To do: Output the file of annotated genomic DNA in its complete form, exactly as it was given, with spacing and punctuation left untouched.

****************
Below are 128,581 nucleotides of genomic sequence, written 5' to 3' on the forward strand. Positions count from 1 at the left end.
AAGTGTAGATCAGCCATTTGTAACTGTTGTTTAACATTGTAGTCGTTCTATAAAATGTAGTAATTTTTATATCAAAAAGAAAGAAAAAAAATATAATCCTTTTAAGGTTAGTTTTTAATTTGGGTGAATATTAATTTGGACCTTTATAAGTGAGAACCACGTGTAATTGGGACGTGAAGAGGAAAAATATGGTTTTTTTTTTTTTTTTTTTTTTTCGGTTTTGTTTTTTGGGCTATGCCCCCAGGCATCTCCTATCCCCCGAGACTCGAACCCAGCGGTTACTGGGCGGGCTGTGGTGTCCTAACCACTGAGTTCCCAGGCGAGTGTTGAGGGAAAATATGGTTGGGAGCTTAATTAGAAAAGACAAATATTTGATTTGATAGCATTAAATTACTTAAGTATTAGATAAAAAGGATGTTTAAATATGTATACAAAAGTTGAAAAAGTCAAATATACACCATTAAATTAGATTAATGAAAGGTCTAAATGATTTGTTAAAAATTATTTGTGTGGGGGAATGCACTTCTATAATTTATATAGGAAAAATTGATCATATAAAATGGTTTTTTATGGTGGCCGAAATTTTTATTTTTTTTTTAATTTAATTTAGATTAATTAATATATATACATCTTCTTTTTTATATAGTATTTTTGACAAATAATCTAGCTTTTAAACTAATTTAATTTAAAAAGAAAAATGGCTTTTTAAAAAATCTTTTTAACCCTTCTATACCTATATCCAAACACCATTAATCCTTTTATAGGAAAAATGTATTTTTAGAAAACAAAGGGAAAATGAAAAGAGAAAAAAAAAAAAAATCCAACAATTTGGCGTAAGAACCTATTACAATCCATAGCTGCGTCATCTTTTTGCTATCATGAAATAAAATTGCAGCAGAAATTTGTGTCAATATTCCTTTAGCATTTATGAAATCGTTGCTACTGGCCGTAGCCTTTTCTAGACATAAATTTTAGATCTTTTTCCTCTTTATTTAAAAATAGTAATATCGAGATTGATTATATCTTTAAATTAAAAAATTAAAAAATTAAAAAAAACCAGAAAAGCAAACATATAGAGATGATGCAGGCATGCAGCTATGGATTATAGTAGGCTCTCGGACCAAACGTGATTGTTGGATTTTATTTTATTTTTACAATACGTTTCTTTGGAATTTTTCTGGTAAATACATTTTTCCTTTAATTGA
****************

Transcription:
Below are 128,581 nucleotides of genomic sequence, written 5' to 3' on the forward strand. Positions count from 1 at the left end.
AAGTGTAGATCAGCCATTTGTAACTGTTGTTTAACATTGTAGTCGTTCTATAAAATGTAGTAATTTTTATATCAAAAAGAAAGAAAAAAAATATAATCCTTTTAAGGTTAGTTTTTAATTTGGGTGAATATTAATTTGGACCTTTATAAGTGAGAACCACGTGTAATTGGGACGTGAAGAGGAAAAATATGGTTTTTTTTTTTTTTTTTTTTTTTCGGTTTTGTTTTTTGGGCTATGCCCCCAGGCATCTCCTATCCCCCGAGACTCGAACCCAGCGGTTACTGGGCGGGCTGTGGTGTCCTAACCACTGAGTTCCCAGGCGAGTGTTGAGGGAAAATATGGTTGGGAGCTTAATTAGAAAAGACAAATATTTGATTTGATAGCATTAAATTACTTAAGTATTAGATAAAAAGGATGTTTAAATATGTATACAAAAGTTGAAAAAGTCAAATATACACCATTAAATTAGATTAATGAAAGGTCTAAATGATTTGTTAAAAATTATTTGTGTGGGGGAATGCACTTCTATAATTTATATAGGAAAAATTGATCATATAAAATGGTTTTTTATGGTGGCCGAAATTTTTATTTTTTTTTTAATTTAATTTAGATTAATTAATATATATACATCTTCTTTTTTATATAGTATTTTTGACAAATAATCTAGCTTTTAAACTAATTTAATTTAAAAAGAAAAATGGCTTTTTAAAAAATCTTTTTAACCCTTCTATACCTATATCCAAACACCATTAATCCTTTTATAGGAAAAATGTATTTTTAGAAAACAAAGGGAAAATGAAAAGAGAAAAAAAAAAAAAATCCAACAATTTGGCGTAAGAACCTATTACAATCCATAGCTGCGTCATCTTTTTGCTATCATGAAATAAAATTGCAGCAGAAATTTGTGTCAATATTCCTTTAGCATTTATGAAATCGTTGCTACTGGCCGTAGCCTTTTCTAGACATAAATTTTAGATCTTTTTCCTCTTTATTTAAAAATAGTAATATCGAGATTGATTATATCTTTAAATTAAAAAATTAAAAAATTAAAAAAAACCAGAAAAGCAAACATATAGAGATGATGCAGGCATGCAGCTATGGATTATAGTAGGCTCTCGGACCAAACGTGATTGTTGGATTTTATTTTATTTTTACAATACGTTTCTTTGGAATTTTTCTGGTAAATACATTTTTCCTTTAATTGA